Wax poetics

5. “Banned in the USA.”

First Lady hopeful starts a movement to protect young America from the filthy vile minds from the likes of…Prince? PMRC insists on Parental Advisory stickers for records thanks to sex fiends and their magazines.

4. “When I see you, guaranteed to be an ICU.”

No true hip-hop pioneer is universally loved. But they are respected. P being no exception. He (allegedly) done stole Rick James’s honey (Vanity in ’79 backstage at the AMAs), he done stole Rick’s potential money (the 1980 Fire It Up tour has a crazy legend that the opening act from Minniap would clear the house before the headline came on), his dreams (Rick too had Hollywood movies in his eye as a breakthrough for a bigger audience), his ideas (Vanity 6 vs. the Mary Jane Girls), even his background singers (longtime Prince associate Jill Jones first met him as background singer for Fire It Up tour act Teena Marie), and, according to Rick, everything else. Rick was relentless in publicly airing out why he couldn’t stand that “yella midget.” Who do you think let the cat out the bag about Charlie Murphy getting his arse waxed in b-ball? That was unforgivable in Rick’s eyes.

3. “You was a Reebok vandal, now you wear Chanel sandals.

I made you, why would I play you?”

I mean, it’s redundant to even state, but the exotic laced-up beauty there on your arm (or your screensaver?), Prince singlehandedly invented that. Real talk.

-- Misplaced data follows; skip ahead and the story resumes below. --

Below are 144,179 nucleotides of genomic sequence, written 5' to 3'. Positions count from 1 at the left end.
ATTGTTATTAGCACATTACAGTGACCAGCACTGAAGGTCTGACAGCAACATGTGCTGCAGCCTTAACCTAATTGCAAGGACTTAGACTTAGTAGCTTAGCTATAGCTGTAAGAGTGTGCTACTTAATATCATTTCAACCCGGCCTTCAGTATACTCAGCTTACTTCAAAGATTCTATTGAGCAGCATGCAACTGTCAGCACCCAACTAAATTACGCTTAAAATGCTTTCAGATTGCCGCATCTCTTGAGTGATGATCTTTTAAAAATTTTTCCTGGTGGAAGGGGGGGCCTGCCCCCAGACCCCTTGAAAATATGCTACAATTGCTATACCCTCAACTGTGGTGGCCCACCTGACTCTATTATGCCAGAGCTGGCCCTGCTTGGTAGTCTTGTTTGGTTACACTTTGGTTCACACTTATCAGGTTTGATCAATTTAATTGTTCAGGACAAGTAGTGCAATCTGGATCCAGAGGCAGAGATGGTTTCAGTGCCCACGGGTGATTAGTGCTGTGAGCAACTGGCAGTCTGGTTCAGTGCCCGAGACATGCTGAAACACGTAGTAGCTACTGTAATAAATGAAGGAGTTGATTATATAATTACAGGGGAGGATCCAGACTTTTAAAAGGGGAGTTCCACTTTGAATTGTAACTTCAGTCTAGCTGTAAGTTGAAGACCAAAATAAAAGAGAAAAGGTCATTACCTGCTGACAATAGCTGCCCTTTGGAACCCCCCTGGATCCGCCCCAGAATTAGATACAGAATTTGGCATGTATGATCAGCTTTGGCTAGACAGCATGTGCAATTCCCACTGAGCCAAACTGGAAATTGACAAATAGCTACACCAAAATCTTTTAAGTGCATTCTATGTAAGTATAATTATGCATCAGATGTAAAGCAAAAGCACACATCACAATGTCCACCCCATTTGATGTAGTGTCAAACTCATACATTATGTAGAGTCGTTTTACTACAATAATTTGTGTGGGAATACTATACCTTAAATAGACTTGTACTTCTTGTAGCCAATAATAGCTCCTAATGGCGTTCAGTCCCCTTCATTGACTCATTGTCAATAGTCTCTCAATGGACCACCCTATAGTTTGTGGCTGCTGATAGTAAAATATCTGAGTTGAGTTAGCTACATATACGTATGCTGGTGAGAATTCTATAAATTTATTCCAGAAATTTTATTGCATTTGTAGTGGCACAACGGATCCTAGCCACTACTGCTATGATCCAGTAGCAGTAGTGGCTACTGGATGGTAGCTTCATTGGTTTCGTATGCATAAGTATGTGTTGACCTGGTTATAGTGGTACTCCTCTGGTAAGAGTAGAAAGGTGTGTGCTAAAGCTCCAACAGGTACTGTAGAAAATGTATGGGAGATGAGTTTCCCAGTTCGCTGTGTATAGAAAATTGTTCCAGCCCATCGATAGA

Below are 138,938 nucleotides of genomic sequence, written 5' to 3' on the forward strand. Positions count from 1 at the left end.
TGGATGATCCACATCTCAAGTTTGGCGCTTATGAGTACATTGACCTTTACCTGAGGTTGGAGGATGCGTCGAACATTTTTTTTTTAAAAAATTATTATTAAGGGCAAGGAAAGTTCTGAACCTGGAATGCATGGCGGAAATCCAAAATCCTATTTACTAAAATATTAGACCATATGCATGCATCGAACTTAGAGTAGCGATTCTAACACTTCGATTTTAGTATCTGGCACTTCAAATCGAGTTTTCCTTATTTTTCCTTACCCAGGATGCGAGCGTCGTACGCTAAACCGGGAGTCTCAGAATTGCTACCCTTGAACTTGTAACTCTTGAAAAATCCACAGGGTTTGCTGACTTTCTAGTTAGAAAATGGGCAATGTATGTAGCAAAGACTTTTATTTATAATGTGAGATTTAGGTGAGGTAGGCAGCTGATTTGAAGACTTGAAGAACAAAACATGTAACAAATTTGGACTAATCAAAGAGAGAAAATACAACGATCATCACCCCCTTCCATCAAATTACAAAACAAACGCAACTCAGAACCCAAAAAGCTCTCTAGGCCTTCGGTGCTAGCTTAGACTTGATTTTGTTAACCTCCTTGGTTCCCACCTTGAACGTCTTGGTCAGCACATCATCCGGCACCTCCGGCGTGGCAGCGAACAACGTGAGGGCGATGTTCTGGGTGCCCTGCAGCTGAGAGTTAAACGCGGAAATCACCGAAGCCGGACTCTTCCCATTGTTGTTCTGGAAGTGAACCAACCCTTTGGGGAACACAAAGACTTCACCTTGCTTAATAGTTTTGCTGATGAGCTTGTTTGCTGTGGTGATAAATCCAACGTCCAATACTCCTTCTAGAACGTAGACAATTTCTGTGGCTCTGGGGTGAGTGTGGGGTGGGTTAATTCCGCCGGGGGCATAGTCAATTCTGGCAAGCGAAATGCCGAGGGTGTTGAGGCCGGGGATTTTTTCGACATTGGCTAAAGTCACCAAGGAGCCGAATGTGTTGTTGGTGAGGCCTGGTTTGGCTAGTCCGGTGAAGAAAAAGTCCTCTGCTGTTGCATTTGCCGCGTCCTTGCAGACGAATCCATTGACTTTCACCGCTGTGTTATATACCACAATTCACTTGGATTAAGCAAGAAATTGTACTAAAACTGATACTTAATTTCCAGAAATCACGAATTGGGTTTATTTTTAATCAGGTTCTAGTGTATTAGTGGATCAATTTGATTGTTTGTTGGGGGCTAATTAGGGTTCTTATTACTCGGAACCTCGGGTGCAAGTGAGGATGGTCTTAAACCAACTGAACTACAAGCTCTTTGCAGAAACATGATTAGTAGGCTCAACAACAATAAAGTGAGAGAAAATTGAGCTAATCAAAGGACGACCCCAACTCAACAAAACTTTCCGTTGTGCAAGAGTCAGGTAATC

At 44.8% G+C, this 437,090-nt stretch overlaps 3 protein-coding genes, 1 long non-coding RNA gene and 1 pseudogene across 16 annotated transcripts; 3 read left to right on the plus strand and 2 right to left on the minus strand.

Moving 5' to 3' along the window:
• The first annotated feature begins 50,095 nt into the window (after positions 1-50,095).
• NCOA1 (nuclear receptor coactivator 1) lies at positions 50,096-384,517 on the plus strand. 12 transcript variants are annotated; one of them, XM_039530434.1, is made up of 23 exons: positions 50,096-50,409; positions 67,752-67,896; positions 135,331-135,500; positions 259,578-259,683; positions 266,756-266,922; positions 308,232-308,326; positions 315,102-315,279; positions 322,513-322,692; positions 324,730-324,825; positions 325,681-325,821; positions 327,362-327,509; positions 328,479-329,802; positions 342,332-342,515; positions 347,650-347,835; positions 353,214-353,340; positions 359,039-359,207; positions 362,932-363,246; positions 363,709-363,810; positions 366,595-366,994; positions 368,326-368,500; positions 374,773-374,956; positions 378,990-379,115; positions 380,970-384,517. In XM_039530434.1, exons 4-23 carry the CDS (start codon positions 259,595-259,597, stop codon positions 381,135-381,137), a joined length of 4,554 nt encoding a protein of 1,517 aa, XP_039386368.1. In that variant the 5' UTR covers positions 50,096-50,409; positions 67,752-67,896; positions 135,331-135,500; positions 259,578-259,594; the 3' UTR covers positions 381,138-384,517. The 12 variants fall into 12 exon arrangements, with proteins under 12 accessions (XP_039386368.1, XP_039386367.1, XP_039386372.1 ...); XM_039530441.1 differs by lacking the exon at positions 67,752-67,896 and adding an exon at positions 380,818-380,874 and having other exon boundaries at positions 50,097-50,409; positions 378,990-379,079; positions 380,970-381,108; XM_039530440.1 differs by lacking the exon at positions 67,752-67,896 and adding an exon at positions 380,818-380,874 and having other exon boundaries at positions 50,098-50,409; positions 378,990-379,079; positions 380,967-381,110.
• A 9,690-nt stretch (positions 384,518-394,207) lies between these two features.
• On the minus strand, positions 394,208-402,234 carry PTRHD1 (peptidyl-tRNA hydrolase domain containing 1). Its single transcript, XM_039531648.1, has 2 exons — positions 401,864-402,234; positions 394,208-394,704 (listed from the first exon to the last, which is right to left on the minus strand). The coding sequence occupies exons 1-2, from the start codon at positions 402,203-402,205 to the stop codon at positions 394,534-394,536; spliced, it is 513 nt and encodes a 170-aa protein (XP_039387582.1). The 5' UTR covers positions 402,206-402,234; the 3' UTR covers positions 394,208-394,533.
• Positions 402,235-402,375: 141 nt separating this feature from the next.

Wax poetics

2. “I just wanna tape you. All night. Yeah!”

Misunderstood, under-six-foot artist from the Midwest with dreams of making it big who doesn’t look the part of the music he performs. His fellow peers are rivals that will spare no expense in trying to embarrass him. Gets a pretty girl, but loses a pretty girl to a rival. Lives at home with parents; got beef with parents. Someone gets shot. The world is closing in. Music saves him. Has to battle in club to save rep. End result is an Oscar. The world is even in more love with him. I’m talking about 8 Mile, what were you thinking about?

1. “I’m every MC. It’s all in me.”

Accused others of bitin’, runs ball, always had a brand-new dance up his sleeve, borrowed from James Brown, had a “Blackman is God” moment personifying himself as Jesus, made album skits, made nine-minute songs sometimes, made fun of hipsters (“We don’t like new wave”), but adapted the hipster mantra of “Thou must hate TV,” used gunplay, “Nigger” in song title, used songs for bait for supermodels, hopped label to label, sampled himself, sampled others, had sex on wax, took someone’s virginity, sang of his virginity getting...uh…taken at sixteen, sang about NYC, sang about critics, sang of future technology, blamed women for his problems, had good vs. evil conflicts, looked for the ladder first, got booed and pelted with chicken bones, sang of paranoia, had cab troubles, addressed the president, writing his name in graffiti on the wall, chased ’em, replaced ’em, and leave without a traced ’em. And most importantly, came to this Earth with more a title than name.


Illustrations by Joshua Dunn.

Drag left & right to navigate channels
  • Documenting the music trailblazers, cultures and stories that shape the sounds of yesterday, today, and beyond.

  • Joining the dots.
    Groups of articles that bring stories to life.

  • Explore classic, rare, or forgotten records.
    Digging on your desktop.

  • All of our mixes, playlists, and podcasts in one place.

    powered by
  • Documenting the music trailblazers, cultures and stories that shape the sounds of yesterday, today, and beyond.